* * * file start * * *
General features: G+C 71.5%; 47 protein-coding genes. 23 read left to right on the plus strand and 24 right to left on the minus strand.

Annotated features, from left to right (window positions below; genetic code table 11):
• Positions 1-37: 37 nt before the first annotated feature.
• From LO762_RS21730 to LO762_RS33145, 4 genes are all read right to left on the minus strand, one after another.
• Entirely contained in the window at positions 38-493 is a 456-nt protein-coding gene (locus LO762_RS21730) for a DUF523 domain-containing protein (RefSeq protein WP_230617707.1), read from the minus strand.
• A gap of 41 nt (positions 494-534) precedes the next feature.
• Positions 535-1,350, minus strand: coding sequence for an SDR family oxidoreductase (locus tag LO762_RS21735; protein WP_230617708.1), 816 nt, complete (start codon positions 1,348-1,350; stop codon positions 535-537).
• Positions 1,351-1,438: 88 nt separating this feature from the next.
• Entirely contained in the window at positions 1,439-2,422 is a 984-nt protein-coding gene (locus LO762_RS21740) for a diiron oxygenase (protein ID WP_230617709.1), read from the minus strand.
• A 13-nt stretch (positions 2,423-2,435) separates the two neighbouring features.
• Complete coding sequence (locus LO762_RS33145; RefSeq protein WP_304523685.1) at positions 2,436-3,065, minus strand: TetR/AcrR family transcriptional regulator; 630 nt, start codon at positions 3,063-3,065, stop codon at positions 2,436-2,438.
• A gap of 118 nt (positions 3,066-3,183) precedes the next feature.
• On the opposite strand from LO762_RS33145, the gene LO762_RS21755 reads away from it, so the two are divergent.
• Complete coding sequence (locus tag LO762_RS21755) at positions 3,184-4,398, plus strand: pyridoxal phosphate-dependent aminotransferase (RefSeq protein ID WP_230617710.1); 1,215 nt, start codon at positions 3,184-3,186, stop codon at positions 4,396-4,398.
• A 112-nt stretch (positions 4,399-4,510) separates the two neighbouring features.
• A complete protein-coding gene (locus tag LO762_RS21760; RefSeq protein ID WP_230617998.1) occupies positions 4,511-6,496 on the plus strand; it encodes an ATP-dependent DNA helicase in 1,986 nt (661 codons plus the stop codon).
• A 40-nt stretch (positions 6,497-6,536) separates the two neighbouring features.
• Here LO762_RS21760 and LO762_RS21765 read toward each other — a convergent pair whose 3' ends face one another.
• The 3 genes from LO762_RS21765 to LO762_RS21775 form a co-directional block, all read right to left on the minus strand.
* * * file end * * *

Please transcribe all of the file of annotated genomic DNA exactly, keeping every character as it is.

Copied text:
General features: G+C 71.5%; 47 protein-coding genes. 23 read left to right on the plus strand and 24 right to left on the minus strand.

Annotated features, from left to right (window positions below; genetic code table 11):
• Positions 1-37: 37 nt before the first annotated feature.
• From LO762_RS21730 to LO762_RS33145, 4 genes are all read right to left on the minus strand, one after another.
• Entirely contained in the window at positions 38-493 is a 456-nt protein-coding gene (locus LO762_RS21730) for a DUF523 domain-containing protein (RefSeq protein WP_230617707.1), read from the minus strand.
• A gap of 41 nt (positions 494-534) precedes the next feature.
• Positions 535-1,350, minus strand: coding sequence for an SDR family oxidoreductase (locus tag LO762_RS21735; protein WP_230617708.1), 816 nt, complete (start codon positions 1,348-1,350; stop codon positions 535-537).
• Positions 1,351-1,438: 88 nt separating this feature from the next.
• Entirely contained in the window at positions 1,439-2,422 is a 984-nt protein-coding gene (locus LO762_RS21740) for a diiron oxygenase (protein ID WP_230617709.1), read from the minus strand.
• A 13-nt stretch (positions 2,423-2,435) separates the two neighbouring features.
• Complete coding sequence (locus LO762_RS33145; RefSeq protein WP_304523685.1) at positions 2,436-3,065, minus strand: TetR/AcrR family transcriptional regulator; 630 nt, start codon at positions 3,063-3,065, stop codon at positions 2,436-2,438.
• A gap of 118 nt (positions 3,066-3,183) precedes the next feature.
• On the opposite strand from LO762_RS33145, the gene LO762_RS21755 reads away from it, so the two are divergent.
• Complete coding sequence (locus tag LO762_RS21755) at positions 3,184-4,398, plus strand: pyridoxal phosphate-dependent aminotransferase (RefSeq protein ID WP_230617710.1); 1,215 nt, start codon at positions 3,184-3,186, stop codon at positions 4,396-4,398.
• A 112-nt stretch (positions 4,399-4,510) separates the two neighbouring features.
• A complete protein-coding gene (locus tag LO762_RS21760; RefSeq protein ID WP_230617998.1) occupies positions 4,511-6,496 on the plus strand; it encodes an ATP-dependent DNA helicase in 1,986 nt (661 codons plus the stop codon).
• A 40-nt stretch (positions 6,497-6,536) separates the two neighbouring features.
• Here LO762_RS21760 and LO762_RS21765 read toward each other — a convergent pair whose 3' ends face one another.
• The 3 genes from LO762_RS21765 to LO762_RS21775 form a co-directional block, all read right to left on the minus strand.